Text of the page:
Modulation of the mevalonate pathway by Akt regulates macrophage survival and development of pulmonary fibrosis [Signal Transduction]

November 5th, 2014 by Larson-Casey, J. L., Murthy, S., Ryan, A. J., Carter, A. B.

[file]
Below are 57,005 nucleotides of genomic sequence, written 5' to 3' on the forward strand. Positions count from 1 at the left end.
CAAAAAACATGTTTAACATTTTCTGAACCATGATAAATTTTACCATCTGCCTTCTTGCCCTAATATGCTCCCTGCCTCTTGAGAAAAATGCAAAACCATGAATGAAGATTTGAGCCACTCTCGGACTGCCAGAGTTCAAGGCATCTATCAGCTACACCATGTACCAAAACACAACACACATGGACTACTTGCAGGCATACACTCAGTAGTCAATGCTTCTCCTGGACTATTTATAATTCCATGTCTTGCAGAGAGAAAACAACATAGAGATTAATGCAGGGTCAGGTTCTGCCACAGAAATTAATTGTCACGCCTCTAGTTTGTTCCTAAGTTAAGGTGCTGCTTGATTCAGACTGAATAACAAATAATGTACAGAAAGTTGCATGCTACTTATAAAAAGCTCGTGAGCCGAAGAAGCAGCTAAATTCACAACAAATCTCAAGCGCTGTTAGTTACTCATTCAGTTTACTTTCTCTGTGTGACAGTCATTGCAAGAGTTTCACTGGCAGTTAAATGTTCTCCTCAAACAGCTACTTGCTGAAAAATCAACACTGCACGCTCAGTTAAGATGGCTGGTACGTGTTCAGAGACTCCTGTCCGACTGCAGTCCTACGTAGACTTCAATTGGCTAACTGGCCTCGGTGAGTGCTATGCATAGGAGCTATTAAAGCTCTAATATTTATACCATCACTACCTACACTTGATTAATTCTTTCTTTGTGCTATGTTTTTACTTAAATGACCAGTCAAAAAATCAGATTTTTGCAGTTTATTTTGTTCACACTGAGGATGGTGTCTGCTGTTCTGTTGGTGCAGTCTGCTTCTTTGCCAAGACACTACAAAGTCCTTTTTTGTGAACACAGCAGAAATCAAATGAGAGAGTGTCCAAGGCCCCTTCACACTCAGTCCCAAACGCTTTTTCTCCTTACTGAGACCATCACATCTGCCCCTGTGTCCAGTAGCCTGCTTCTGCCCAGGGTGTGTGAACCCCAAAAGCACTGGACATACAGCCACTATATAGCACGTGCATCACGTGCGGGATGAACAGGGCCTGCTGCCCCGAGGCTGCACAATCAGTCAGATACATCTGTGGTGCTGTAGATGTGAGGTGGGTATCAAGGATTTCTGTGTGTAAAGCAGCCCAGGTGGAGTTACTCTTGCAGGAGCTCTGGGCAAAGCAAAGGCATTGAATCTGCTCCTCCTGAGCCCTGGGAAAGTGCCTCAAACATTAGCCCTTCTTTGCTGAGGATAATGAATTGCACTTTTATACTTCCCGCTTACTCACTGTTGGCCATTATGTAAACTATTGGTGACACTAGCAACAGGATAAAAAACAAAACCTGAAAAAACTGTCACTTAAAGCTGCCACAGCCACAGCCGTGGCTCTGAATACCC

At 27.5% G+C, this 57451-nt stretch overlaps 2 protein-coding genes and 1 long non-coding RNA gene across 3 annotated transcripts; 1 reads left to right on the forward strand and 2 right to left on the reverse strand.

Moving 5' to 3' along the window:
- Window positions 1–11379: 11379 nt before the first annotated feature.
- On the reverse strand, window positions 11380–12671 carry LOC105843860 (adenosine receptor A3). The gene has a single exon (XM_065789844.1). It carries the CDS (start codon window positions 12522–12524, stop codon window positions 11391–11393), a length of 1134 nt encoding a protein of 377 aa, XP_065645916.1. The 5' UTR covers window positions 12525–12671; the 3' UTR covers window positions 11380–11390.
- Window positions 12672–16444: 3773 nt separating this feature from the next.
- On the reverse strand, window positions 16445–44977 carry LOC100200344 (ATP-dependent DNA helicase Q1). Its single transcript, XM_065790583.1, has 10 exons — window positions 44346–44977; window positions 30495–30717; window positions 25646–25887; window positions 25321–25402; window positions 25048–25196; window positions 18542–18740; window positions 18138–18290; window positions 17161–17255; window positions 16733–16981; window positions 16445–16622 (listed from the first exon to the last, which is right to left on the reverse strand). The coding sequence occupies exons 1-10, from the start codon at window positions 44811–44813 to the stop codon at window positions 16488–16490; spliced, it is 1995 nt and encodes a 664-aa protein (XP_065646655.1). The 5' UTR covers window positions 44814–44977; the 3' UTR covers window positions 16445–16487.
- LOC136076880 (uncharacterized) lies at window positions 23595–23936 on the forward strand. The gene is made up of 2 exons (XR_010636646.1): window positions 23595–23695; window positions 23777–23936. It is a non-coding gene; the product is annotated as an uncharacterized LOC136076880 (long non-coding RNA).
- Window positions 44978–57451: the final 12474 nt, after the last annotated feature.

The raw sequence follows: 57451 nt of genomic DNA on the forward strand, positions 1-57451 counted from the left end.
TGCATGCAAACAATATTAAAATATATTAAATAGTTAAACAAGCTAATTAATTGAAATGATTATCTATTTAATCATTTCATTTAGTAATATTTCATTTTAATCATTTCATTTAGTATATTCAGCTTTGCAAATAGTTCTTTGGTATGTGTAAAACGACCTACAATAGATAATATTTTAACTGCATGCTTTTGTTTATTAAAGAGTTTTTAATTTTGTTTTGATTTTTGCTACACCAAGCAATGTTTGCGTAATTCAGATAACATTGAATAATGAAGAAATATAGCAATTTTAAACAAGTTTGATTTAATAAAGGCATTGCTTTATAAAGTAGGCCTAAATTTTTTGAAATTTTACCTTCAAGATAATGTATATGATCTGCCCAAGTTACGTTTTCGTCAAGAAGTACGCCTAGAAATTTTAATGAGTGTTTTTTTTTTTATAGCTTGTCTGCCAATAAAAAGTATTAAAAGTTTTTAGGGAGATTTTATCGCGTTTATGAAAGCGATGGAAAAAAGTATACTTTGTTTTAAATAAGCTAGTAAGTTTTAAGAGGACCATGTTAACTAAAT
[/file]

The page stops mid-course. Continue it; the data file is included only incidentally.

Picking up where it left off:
Protein kinase B (Akt) is a key effector of multiple cellular processes, including cell survival. Akt, a serine/threonine kinase, is known to increase cell survival by regulation of the intrinsic pathway for apoptosis. In this study, we found that Akt modulated the mevalonate pathway, which is also linked to cell survival by increasing Rho GTPase activation. Akt modulated the pathway by phosphorylating mevalonate diphosphate decarboxylase (MDD) at Ser96. This phosphorylation in macrophages increased activation of Rac1, which enhanced macrophage survival because mutation of MDD (MDDS96A) induced apoptosis. Akt-mediated activation in macrophages was specific for Rac1, as Akt did not increase activity of other Rho GTP-binding proteins. The relationship between Akt and Rac1 was biologically relevant as Akt+/- mice had significantly less active Rac1 in alveolar macrophages, and macrophages from Akt+/- mice had an increase in active caspase-9 and -3. More importantly, Akt+/- mice were significantly protected from the development of pulmonary fibrosis suggesting that macrophage survival is associated with the fibrotic phenotype. These observations for the first time suggest that Akt plays a critical role in the development and progression of pulmonary fibrosis by enhancing macrophage survival via modulation of the mevalonate pathway.